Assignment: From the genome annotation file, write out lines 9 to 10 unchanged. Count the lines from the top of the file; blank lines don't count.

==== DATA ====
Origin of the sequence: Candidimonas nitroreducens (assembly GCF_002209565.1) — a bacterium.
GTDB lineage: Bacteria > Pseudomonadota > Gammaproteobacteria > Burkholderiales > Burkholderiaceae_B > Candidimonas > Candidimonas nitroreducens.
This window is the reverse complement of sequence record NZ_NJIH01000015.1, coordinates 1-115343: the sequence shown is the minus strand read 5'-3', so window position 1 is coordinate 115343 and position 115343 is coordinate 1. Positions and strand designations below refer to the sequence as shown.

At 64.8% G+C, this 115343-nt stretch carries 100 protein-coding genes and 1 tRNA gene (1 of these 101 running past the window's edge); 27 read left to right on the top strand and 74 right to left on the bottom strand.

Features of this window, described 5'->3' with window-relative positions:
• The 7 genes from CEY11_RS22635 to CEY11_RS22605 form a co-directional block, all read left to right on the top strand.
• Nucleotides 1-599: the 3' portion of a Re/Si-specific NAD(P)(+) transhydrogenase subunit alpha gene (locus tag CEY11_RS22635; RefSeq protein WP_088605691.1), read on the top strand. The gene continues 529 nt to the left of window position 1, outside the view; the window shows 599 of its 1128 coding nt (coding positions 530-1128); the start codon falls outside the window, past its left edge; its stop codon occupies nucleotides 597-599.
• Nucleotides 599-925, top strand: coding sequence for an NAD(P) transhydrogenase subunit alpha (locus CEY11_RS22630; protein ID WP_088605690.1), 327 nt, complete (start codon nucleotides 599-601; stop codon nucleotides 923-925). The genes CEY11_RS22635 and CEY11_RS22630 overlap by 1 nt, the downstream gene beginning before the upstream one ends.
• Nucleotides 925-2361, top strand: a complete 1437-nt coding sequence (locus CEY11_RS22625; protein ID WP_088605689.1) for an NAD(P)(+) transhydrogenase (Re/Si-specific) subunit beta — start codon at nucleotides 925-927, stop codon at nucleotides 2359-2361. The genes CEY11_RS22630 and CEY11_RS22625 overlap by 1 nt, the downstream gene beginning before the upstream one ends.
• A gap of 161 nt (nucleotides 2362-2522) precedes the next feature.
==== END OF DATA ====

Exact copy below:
• Nucleotides 925-2361, top strand: a complete 1437-nt coding sequence (locus CEY11_RS22625; protein ID WP_088605689.1) for an NAD(P)(+) transhydrogenase (Re/Si-specific) subunit beta — start codon at nucleotides 925-927, stop codon at nucleotides 2359-2361. The genes CEY11_RS22630 and CEY11_RS22625 overlap by 1 nt, the downstream gene beginning before the upstream one ends.
• A gap of 161 nt (nucleotides 2362-2522) precedes the next feature.